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Q&A: Online IQ tests

Q: Where can I find a valid online IQ test?

It’s not really possible to get a valid IQ test online. They have to be administered and scored by humans because there are a lot of judgment calls involved, and a multiple-choice format simply doesn’t lend itself to that kind of thing.

I’m from the US, and I’ve studied IQ a lot because I’m fascinated with statistics and with tests and measures (I’ve got a psychology degree, plus I’m autistic, which makes a very obsessive type of researcher!). And take it from me: People in the US overvalue IQ. It means much less than it seems, and says less about intelligence than people think it does.

IQ tests break down whenever someone who's atypical in some way gets tested. If your neurology is unusual, your communication style is unusual, even your culture is different, IQ tests start to say less and less until in the end, they say nothing.

The tests aren't utterly useless. Generally, we can tell if somebody’s outright gifted or outright learning-disabled from an IQ test, if it’s administered carefully on a good day with no cultural barriers, but the precise numbers themselves are really very deceptive. The idea that somebody with an IQ of 112 is smarter than someone with an IQ of 110 is just ridiculous. It just isn’t that precise. Only once you get to two or more standard deviations worth of difference do I feel that the differences are worth making a note of—and since the IQ test has a standard deviation of 15 or 16, that’s a big difference, the difference between average and gifted or average and intellectually disabled.

That’s not so surprising, considering that the original IQ tests were meant to identify students who needed extra help. They still fulfill that function reasonably well. But they were never meant to rank people by intelligence.

If face-to-face IQ tests are of so little worth, fail so often and say so little about us, you really can’t expect online IQ tests to be worth much at all.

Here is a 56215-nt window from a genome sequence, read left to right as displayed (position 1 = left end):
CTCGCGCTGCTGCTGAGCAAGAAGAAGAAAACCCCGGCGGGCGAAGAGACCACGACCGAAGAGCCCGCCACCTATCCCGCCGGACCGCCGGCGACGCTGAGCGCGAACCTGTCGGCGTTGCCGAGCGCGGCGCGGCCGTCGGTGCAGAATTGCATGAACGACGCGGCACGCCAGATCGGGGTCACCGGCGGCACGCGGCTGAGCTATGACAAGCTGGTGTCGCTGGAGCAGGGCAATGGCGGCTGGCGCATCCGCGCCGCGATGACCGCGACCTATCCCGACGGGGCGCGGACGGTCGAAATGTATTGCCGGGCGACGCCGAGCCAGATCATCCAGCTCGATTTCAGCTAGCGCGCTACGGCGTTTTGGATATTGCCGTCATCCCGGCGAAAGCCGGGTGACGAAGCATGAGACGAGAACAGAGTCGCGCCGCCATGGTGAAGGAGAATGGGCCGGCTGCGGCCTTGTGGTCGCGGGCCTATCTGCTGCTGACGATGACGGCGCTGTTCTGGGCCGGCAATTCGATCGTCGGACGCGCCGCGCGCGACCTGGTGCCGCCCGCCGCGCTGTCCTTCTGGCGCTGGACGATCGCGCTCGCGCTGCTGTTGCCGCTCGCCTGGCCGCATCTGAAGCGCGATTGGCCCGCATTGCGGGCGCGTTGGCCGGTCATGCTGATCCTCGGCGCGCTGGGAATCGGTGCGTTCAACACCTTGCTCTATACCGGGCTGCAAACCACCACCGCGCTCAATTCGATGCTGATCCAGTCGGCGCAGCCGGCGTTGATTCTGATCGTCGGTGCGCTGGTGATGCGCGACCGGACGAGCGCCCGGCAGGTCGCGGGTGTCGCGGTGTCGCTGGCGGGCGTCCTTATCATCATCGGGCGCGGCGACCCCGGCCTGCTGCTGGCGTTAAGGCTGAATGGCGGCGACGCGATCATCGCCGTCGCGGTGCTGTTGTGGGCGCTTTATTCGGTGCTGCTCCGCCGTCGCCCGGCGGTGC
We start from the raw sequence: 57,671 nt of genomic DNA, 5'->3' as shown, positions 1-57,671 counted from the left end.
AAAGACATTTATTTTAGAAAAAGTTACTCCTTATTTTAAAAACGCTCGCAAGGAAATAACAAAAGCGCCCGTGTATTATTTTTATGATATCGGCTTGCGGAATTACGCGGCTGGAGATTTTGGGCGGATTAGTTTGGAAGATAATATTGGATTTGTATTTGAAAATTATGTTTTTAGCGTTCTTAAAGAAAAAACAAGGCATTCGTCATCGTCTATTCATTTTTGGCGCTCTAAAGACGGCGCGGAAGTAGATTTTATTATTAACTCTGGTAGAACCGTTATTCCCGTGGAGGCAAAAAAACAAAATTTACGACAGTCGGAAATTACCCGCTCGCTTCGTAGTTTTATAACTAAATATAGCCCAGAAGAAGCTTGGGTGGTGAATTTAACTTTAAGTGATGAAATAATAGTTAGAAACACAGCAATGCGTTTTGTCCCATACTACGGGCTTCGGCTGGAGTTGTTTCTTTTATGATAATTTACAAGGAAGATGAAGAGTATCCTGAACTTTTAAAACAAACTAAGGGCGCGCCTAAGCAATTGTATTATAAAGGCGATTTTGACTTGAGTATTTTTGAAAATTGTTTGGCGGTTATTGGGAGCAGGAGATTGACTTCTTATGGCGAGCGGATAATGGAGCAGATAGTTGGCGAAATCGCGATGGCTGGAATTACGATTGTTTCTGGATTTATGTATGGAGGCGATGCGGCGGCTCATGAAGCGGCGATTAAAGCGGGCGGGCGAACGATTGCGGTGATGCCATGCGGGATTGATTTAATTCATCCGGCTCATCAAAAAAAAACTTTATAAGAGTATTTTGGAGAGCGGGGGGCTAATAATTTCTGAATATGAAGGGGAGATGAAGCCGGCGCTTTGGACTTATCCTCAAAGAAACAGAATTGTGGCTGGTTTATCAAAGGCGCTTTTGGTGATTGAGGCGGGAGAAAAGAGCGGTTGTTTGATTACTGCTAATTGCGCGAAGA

Instead of worrying about IQs, we should focus on what we’re good at doing, what we’ve worked hard on, what we enjoy learning. That’s what really matters.

To those who want to learn more about IQ, I recommend the book "The Mismeasure of Man", by Stephen Jay Gould. It’s old—written in 1981—but it addresses a lot of the issues with testing intelligence and cognition, and explains why it’s hard to do and why it's much less applicable to daily life than you’d think.


More on overvaluing IQ

Another related observation:

I've read that even if you buy into IQ tests, high values aren't needed to do excellent "Brain work". Apparently 110 is perfectly adequate for university, and 120 for nobel-quality research. Note both are within a standard deviation of each other.

Plus, grit (stick-to-it character) can be more important than IQ.
...1981 is old..? jeez, then I must be old..!

I think that IQ test's have a limited validity and scope... and grit has been accounted for more success than high IQ
I don't get why people assume that because IQ isn't ridiculously precise means it's not really a valuable measurement. You don't even need that much precision, anyway.

I'm going to use the MA/CA model here, even though it's not exactly accurate, but it helps illustrate the basic idea. Let's say you have a 10 year old (just had his birthday) who was given a magically precise IQ test and scored 110. His twin brother took the same IQ test and got 112. What would that mean for MA?

The first boy would have an MA of 11 years. The second boy would have an MA of 11 years and 2.5 months. In other words, the difference in their cognitive abilities would be the same as the difference between two 11 year olds with IQs of 100 who are 2.5 months apart. Which is not really meaningful at all. So why would it matter if an IQ test isn't accurate to that degree?

On the other hand, a 10 year old with an IQ of 115 would have an MA of 11 and a half, making that kid, in theory, a year and a half ahead of a kid the same age with an IQ of 100. While the difference between a kid who's just turned 10 and one who's 11 and a half is slight, it's noticeable, particularly if you're looking at their academic scores. If you put an 11 and a half year old kid in a grade 5 class, assuming their IQ is roughly 100 and they don't have specific learning disabilities or educational neglect, they'll probably get better than average marks. Which is also true of kids with an IQ of 115.
Your argument makes the assumption that IQ is an interval scale. It's not; it's ordinal. The difference between 100 and 110 has nothing to do with the difference between 110 and 120, for example.